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Time Running Out to Claim Tax Year 2019 Refunds

Bob Williams Friday, May 05, 2023



The Internal Revenue Service says it has almost $1.5 billion in leftover tax refunds for 2019 taxpayers who haven’t filed—but the time remaining to claim this money is slipping away.

According to the agency, as many as 1.5 million taxpayers could benefit from the unclaimed refunds, but they must file the tax year 2019 return to get it. The median refund is calculated to be $893.


The expanded three-year filing window is about to close

Taxpayers usually have three years in which to file and claim a refund. After that point, the money goes into the government’s pocket. Because of the COVID-19 pandemic, the usual deadline for filing 2019 returns for refund was pushed back to July 17, 2023. Notice 2023-21 has more details.


The IRS has broken down the list of refunds on a state-by-state basis, providing some insight into which parts of the US still need to file tax year 2019 returns:

  • Texas leads the list in terms of total potential refunds. Lone Star State taxpayers could pick up more than $142 million if they file.

  • California has the highest estimated number of taxpayers who need to file to get it: 144,700.

  • New Hampshire, with roughly 6,900 affected taxpayers, has the highest median refund in the group: $974.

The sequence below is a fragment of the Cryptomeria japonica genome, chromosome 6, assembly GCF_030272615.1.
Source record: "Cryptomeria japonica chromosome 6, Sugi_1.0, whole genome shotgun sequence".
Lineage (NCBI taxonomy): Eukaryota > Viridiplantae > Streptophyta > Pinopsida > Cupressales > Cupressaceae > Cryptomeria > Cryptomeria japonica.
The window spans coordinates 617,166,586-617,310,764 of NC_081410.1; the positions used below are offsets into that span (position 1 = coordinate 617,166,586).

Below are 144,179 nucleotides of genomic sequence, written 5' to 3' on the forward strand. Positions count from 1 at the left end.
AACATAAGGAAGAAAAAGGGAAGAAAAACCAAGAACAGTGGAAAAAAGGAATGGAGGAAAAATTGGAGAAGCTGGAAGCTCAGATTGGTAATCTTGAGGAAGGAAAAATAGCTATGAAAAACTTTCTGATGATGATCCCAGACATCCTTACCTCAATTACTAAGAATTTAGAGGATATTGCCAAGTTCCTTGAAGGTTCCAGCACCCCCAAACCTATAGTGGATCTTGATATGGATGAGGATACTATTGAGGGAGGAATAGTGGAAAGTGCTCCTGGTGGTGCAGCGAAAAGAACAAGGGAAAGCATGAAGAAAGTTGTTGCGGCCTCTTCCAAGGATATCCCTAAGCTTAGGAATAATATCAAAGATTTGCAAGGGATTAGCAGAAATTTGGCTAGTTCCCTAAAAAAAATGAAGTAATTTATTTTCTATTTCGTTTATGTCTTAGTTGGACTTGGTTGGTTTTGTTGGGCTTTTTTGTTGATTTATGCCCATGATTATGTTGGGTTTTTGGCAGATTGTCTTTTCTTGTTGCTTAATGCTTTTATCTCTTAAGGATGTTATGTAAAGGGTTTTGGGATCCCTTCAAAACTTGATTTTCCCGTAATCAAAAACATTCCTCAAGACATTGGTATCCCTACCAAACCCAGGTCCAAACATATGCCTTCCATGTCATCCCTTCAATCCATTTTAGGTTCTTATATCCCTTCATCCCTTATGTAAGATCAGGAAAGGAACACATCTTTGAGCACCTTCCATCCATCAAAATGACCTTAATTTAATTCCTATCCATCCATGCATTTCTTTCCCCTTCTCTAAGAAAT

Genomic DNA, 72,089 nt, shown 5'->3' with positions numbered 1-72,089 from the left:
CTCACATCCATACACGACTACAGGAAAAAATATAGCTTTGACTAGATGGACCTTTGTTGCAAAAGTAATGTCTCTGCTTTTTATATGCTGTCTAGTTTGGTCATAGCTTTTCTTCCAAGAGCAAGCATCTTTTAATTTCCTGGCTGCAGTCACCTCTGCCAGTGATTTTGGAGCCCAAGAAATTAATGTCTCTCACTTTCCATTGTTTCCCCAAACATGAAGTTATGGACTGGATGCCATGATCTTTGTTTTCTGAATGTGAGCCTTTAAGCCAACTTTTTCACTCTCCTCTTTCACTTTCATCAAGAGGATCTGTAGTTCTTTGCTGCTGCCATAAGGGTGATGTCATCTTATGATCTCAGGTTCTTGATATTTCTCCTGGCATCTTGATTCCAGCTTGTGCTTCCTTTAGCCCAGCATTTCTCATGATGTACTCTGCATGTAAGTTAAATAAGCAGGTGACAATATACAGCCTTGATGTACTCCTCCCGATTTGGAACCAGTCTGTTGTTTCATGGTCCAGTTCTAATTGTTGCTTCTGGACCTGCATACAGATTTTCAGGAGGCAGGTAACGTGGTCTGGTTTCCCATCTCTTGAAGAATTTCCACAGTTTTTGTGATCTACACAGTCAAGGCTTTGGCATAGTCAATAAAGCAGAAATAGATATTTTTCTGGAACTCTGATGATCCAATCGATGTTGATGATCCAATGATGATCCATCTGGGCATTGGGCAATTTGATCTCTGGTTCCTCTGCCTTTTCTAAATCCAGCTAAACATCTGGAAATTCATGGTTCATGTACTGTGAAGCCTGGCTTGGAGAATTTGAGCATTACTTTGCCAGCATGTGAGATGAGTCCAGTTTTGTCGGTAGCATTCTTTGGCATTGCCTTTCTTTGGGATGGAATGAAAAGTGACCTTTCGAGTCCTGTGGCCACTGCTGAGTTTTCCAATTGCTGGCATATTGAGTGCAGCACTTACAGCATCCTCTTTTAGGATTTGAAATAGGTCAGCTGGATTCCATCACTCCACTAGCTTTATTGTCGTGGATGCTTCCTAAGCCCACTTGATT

• Vermont brings up the rear with just 3,100 estimated taxpayers who could benefit, with estimated refunds totaling just over $3 million.

Things to consider before filing

It’s worth noting that filing could have benefits beyond just the outstanding tax refund. A number of low- and moderate-income filers may be eligible for the Earned Income Tax Credit or EITC. In 2019, the EITC was worth as much as $6,557 to qualified taxpayers.

Despite four years passing, there are still options available for tracking down the various documents needed to file. Forms W-2, 1098, 1099, and 5498 may be available through the taxpayers’ employer, bank, or other institution. The Get Transcript Online tool on IRS.gov can help taxpayers quickly track down forms that might be unavailable from other sources.

Taxpayers who need to file a paper Form 4506-T can request a “wage and income transcript” showing data from their W-2, 1099, 1098, and other financial forms. Keep in mind, though, this option is by far the slowest, taking weeks for the IRS to send the results.


As with all refunds, it’s worth remembering that the amount the taxpayer actually gets may be smaller than expected, depending on the circumstances. This decrease in expected refunds is often due to 2019 tax refunds being held back to pay taxes owed if a taxpayer hasn’t filed for 2020 and 2021. Additionally, a tax refund could be used to pay any tax debt owed to the IRS or state tax agency or offset unpaid child support and past-due student loan debt.

Source: IR-2023-79

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